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Jean-Louis Palladin

Jim Poris - September 1996

Food Arts presents the September 1996 Silver Spoon Award for sterling performance to Jean-Louis Palladin, the gregarious, restive, and inventive chef whose marriage of French rigor and soul to American foodstuffs stretched the parameters of this country's palate.

Palladin's quintessential attribute, says his great friend Michel Richard, is that "he is not afraid to try." Palladin's daring during a 17-year stint as chef of Jean-Louis at the Watergate in Washington, D.C.'s Watergate Hotel tossed a Molotov cocktail into the walk-ins of America's professional kitchens, virtually rearranging them with the likes of foie gras, sea urchins, diver sea scallops, wood pigeon, skate, exotic wild mushrooms, baby eels, duck testicles, and duck gizzards. His quest for foods that would allow him to reproduce his French cuisine of earthy refinement helped to establish a coast-to-coast network of boutique purveyors, farmers, and fishermen where one had hardly existed.

When Palladin opened Jean-Louis in December 1979, he presented produce and fish fetched from the Rungis wholesale market outside Paris. "Nearly everything here was frozen," Palladin recalls. "I said, 'This country is 20 times bigger than France, yet why does France have everything and we have nothing?'"

Palladin sought—and found. Through his encouragement and patronage, a shop worker became a premium fishmonger, a lobbyist turned into a chicken farmer, a foreign service officer started farming vegetables, a wedding facility added a salmon smokehouse, and "hillbillies and rednecks," as Palladin fondly calls them, foraged for him in the hollows of West Virginia.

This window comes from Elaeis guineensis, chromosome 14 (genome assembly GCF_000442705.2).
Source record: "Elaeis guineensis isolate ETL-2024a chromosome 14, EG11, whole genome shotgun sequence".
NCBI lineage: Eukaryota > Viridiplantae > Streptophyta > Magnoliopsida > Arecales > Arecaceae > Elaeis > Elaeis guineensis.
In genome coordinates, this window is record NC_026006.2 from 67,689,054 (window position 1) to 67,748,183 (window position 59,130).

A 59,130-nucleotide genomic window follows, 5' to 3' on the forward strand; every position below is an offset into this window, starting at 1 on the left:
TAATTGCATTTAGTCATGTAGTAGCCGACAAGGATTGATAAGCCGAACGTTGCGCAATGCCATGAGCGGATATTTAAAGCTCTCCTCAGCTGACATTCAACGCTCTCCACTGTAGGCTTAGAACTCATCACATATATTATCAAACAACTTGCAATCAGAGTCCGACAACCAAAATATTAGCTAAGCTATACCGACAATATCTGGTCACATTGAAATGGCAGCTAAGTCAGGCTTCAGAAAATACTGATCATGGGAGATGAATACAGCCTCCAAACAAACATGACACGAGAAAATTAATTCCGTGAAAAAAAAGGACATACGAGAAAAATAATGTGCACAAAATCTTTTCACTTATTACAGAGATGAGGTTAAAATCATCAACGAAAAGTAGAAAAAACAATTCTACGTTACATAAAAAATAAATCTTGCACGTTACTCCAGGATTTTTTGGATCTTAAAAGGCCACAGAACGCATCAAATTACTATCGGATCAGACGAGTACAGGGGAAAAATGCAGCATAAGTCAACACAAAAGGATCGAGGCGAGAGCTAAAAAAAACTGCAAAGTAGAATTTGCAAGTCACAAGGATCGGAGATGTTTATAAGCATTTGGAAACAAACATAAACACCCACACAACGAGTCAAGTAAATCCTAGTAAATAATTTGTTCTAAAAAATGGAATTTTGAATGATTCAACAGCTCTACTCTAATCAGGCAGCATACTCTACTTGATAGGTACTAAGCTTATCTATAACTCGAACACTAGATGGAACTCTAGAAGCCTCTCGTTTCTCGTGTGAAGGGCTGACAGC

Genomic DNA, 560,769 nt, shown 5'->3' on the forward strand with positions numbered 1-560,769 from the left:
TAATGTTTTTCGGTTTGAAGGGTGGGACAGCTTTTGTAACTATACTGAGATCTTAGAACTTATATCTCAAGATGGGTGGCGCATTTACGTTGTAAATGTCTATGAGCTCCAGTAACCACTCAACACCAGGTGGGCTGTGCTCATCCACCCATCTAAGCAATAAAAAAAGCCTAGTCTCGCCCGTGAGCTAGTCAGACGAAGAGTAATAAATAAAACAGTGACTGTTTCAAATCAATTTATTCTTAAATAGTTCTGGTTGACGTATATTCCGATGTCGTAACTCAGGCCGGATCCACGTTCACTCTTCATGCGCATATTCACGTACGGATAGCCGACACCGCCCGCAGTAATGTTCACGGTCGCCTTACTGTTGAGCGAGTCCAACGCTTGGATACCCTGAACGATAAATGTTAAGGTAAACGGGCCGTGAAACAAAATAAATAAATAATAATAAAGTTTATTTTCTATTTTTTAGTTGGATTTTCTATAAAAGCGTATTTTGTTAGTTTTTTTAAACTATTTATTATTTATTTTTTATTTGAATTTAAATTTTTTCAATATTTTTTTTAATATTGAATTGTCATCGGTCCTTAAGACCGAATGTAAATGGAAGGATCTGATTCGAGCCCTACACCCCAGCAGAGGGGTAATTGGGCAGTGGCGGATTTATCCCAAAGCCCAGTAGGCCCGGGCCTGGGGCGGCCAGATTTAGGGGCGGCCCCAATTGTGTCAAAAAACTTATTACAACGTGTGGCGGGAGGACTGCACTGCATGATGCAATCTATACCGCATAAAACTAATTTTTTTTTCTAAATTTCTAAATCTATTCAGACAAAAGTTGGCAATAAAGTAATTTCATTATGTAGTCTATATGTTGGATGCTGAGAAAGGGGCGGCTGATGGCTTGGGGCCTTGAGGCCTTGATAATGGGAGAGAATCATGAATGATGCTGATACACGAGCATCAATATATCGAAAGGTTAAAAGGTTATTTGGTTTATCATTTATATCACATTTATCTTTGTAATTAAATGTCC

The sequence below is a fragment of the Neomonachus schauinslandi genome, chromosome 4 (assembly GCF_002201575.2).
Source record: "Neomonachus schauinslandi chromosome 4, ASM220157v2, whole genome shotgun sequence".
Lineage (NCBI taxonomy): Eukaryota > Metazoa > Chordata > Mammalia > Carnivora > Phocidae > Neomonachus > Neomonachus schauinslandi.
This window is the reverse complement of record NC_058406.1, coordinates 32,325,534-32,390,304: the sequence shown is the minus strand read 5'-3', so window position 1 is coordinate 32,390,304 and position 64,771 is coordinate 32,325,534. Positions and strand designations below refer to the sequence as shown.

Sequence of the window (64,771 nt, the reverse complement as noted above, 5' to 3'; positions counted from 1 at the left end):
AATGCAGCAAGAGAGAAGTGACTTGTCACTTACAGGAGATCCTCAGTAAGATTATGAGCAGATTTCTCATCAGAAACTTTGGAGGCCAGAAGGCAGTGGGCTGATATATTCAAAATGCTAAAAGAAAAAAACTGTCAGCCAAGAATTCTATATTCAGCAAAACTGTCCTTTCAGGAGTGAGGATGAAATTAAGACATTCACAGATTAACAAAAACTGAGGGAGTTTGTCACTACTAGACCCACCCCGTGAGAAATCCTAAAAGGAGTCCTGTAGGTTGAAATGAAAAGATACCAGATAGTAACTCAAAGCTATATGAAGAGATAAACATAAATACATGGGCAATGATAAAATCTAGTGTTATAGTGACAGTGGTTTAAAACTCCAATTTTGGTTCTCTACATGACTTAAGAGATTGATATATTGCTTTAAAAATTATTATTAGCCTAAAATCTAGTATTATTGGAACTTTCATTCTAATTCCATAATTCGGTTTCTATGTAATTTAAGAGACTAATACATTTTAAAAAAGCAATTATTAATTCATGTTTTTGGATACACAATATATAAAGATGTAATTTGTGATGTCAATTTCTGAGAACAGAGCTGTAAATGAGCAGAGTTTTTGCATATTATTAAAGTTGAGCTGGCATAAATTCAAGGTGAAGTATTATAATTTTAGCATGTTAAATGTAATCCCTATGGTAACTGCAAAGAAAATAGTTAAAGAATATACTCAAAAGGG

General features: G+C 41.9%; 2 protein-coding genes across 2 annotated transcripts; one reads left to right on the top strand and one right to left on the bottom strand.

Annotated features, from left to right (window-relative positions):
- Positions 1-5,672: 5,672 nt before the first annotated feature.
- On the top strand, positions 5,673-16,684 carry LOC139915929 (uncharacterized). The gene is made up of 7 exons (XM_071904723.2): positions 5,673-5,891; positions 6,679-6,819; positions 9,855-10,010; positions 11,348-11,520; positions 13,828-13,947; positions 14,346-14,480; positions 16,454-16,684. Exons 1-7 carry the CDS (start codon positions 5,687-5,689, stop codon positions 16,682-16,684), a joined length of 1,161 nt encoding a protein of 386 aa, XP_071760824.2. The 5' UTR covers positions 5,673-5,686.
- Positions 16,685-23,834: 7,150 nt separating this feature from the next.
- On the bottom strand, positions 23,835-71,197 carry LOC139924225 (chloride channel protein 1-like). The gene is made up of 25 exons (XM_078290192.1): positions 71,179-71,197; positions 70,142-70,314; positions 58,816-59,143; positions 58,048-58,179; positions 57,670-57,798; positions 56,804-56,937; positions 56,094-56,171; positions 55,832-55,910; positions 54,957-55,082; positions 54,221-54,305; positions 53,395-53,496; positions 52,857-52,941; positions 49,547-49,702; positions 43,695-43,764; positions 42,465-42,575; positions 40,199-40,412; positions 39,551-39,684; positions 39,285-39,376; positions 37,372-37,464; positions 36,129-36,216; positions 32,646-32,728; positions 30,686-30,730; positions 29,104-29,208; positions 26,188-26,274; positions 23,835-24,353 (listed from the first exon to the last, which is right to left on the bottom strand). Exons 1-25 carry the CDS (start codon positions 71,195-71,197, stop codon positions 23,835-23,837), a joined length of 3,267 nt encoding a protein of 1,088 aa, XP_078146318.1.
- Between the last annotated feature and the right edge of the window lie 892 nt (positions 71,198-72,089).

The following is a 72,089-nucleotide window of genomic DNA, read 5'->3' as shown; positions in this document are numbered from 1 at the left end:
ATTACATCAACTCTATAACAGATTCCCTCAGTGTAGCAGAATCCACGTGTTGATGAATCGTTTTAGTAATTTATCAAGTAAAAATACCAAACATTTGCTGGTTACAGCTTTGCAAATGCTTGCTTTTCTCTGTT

Palladin's first world was the Gascon town of Condom, where he was born 50 years ago to an Italian father and Spanish mother, each of whom had come to France to escape fascism. At 12, Palladin started working in the kitchen of a local restaurant called Le Franco Italien that was owned by the Sardini family, an association that lasted until shortly before his arrival in Washington. He filled the gaps in his training by attending a hotel school in Toulouse and by working in the classically oriented kitchens of the Hôtel de Paris in Monte Carlo and the Hotel Plaza Athenée in Paris. Palladin returned to Condom in 1968 to open La Table des Cordeliers with a member of the Sardini family. Within three years, at the age 25, he had garnered a Michelin star. A second star followed three years later, making him the youngest ever (at the time) to receive such a distinction.

"I tried to stay just on the edge of the craziness that was happening with cooking at the time," Palladin says. "I was young, but I could imagine what was wrong and what was right."

His dream of a third star evaporated with the death of his restaurant partner in 1976. Continual disagreements with his partner's widow led him to abruptly leave La Table des Cordeliers in 1978. A friend recommended him to Nicolas Salgo, the former U.S. ambassador to Hungary who was planning a restaurant to upgrade the image of his scandal-damaged Watergate complex. Palladin arrived in Washington on a steamy August day in 1979 with his wife, dog, and kitchen team of Sylvain Portay (executive chef, The Dining Room at The Ritz-Carlton San Francisco), Jean-François Taquet (chef/owner, Restaurant Taquet, Wayne, PA), and Larbi Dahrouch (executive chef, Citronelle, Washington, D.C.), bemoaning the heat, an unfinished restaurant, his total ignorance of English, and the dearth of exciting raw materials to cook.

In time, Palladin succeeded in his new adventure—and mission—"teaching Americans," he says, "how to taste." His inclination to "evolve," to hug "the margins without going crazy," has won him awards (James Beard Foundation Chef of the Year, 1993), international acclaim, and a fiercely loyal following. More than 200 people—chefs and patrons, all friends—fêted Palladin with a surprise 50th birthday celebration aboard a ship cruising the Potomac River one rainy night last May, an affair that turned into his Washington farewell. Earlier in the year, Palladin announced that he would leave the Watergate and that Jean-Louis would close, but that he would remain active in his other restaurant ventures. Palladin's eye, at press time, was on New York City. "I'm going for the top if I can," Palladin says about his move. "Yes, I'm scared. But I have 38 years in the kitchen, and I feel like I can now put all the screws together, build a beautiful car, and run with it. That is what I believe I can do."